* * * * *

For the sake of conjecture, let us say that events transpired as described by the Guardian. Let us, for the sake of fairness, assume that the defendant is a fictional character we’ll call Albino Aussie. This lets us run a thought experiment without prejudging the actual real-world case. We will assume for this experiment that the women’s accounts are factual. In the real world, of course, the male protagonist disputes their statements, and we don’t have his side of the story. That would matter crucially in a court of law. The intent of my little thought experiment is more modest: to ask whether the alleged actions constitute sexual assault.

[The account of Miss A.] to police, which [Albino Aussie] disputes, stated that he began stroking her leg as they drank tea, before he pulled off her clothes and snapped a necklace that she was wearing. According to her statement she “tried to put on some articles of clothing as it was going too quickly and uncomfortably but Assange ripped them off again”. Miss A told police that she didn’t want to go any further “but that it was too late to stop Assange as she had gone along with it so far”, and so she allowed him to undress her.

According to the statement, Miss A then realised he was trying to have unprotected sex with her. She told police that she had tried a number of times to reach for a condom but Assange had stopped her by holding her arms and pinning her legs. The statement records Miss A describing how Assange then released her arms and agreed to use a condom, but she told the police that at some stage Assange had “done something” with the condom that resulted in it becoming ripped, and ejaculated without withdrawing.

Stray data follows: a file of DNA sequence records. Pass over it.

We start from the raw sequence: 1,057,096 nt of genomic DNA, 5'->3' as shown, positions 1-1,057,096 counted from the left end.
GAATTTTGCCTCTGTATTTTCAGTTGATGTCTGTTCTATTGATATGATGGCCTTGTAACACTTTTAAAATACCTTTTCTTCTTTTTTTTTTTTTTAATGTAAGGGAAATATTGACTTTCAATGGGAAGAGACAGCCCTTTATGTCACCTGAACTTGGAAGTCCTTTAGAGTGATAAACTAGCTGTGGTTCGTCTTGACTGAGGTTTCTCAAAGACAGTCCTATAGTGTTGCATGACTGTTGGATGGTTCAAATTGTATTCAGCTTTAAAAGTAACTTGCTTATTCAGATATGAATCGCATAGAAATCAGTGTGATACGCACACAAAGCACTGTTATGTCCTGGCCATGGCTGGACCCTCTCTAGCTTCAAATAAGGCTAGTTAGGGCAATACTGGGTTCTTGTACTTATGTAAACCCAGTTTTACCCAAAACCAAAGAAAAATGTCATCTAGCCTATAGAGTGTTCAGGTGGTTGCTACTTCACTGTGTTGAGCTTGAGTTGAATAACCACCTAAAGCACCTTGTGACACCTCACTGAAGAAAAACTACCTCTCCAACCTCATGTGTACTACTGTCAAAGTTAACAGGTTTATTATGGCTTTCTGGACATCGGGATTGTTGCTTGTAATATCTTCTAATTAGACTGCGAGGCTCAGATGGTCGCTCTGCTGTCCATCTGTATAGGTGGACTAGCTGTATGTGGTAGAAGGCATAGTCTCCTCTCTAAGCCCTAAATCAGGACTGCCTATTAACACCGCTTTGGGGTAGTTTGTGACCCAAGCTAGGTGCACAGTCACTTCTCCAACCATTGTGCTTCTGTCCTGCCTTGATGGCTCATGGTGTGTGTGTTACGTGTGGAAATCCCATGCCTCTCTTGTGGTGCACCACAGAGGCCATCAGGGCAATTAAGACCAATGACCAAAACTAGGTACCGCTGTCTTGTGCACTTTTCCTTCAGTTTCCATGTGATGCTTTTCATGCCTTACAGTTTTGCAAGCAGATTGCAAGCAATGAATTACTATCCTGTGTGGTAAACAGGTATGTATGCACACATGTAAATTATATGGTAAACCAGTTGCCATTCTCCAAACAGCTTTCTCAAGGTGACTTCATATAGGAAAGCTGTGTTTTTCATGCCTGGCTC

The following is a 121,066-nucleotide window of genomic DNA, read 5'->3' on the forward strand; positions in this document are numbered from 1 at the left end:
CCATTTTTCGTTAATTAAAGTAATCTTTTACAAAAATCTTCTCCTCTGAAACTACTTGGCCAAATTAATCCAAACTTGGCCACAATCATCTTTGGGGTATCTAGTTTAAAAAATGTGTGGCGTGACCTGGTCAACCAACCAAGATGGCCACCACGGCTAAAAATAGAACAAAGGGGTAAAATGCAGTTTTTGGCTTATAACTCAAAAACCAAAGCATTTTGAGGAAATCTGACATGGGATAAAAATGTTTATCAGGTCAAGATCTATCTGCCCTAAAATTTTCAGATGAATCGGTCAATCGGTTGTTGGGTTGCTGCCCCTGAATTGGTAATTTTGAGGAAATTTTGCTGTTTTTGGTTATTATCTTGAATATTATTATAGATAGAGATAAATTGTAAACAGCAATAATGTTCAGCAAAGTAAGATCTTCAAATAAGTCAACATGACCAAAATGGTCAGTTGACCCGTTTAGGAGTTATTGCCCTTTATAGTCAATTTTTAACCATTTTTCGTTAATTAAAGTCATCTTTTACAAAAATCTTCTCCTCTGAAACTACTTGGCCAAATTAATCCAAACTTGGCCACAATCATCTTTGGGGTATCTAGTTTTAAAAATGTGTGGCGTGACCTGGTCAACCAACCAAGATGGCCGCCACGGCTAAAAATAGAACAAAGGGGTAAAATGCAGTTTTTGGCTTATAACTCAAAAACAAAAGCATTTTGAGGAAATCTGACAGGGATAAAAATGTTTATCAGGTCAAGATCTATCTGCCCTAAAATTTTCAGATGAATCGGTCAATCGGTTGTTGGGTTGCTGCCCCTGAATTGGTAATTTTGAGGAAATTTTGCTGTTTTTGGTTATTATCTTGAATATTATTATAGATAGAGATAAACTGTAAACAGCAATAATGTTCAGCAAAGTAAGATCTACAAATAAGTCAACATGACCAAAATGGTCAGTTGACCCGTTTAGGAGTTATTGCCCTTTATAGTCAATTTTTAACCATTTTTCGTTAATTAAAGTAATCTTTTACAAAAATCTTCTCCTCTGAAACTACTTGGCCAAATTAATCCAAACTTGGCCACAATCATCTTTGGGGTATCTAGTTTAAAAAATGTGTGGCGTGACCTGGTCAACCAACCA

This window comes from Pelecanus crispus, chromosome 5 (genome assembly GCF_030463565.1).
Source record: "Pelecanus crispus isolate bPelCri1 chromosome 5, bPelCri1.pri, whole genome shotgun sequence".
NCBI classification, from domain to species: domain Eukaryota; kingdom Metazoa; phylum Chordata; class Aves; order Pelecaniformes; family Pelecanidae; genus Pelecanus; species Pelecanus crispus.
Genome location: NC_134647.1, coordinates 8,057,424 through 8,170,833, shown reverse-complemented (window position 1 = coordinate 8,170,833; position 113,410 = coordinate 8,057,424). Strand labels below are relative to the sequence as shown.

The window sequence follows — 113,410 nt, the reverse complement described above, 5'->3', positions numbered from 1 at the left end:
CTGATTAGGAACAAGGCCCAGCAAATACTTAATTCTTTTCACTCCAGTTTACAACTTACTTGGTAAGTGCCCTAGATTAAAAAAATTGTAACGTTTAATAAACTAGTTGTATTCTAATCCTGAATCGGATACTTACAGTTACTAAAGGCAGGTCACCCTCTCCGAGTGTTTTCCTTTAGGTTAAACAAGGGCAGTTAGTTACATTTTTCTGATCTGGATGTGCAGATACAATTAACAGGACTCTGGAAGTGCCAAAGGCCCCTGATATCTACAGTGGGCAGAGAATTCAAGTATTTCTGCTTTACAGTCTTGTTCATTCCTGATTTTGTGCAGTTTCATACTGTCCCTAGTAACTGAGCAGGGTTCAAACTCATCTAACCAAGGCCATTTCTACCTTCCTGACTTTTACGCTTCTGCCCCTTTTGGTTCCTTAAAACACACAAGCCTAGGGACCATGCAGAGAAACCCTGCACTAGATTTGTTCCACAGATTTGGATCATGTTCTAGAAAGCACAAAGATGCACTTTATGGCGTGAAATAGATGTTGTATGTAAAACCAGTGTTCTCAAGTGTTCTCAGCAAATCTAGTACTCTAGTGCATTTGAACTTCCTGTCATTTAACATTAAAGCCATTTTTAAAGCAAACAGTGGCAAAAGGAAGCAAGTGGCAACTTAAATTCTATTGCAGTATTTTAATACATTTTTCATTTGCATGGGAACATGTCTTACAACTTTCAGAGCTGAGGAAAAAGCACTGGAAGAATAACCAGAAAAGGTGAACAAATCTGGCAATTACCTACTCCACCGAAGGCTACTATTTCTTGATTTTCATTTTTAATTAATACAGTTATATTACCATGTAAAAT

(Source: The Guardian)

Ripping off clothing is standard fare in romance novels. It could be good fun in an established relationship where one partner knows for sure that their partner would like to be ravished in this way. But with no discussion about desires and predilections? Albino Aussie made some major assumptions. Once Miss A. started to put her clothes back on, he had a stop signal – a flashing red light – and he chose to ignore it. (Also, Albino Aussie was a complete asshole to wreck her necklace. Not a crime, but that would have been a deal-breaker for me.)

His attempt to keep her from grabbing a condom is not sexy by any standard. It’s coercive. By itself, it doesn’t constitute sexual assault, but it could be significant if it signaled his intent and he then did “something” deliberately to break the condom, as Miss A. alleges. Criminal intent (mens rea) is a key element in sexual assault law in the United States (except for statutory rape), and it would be surprising if it were irrelevant in Sweden.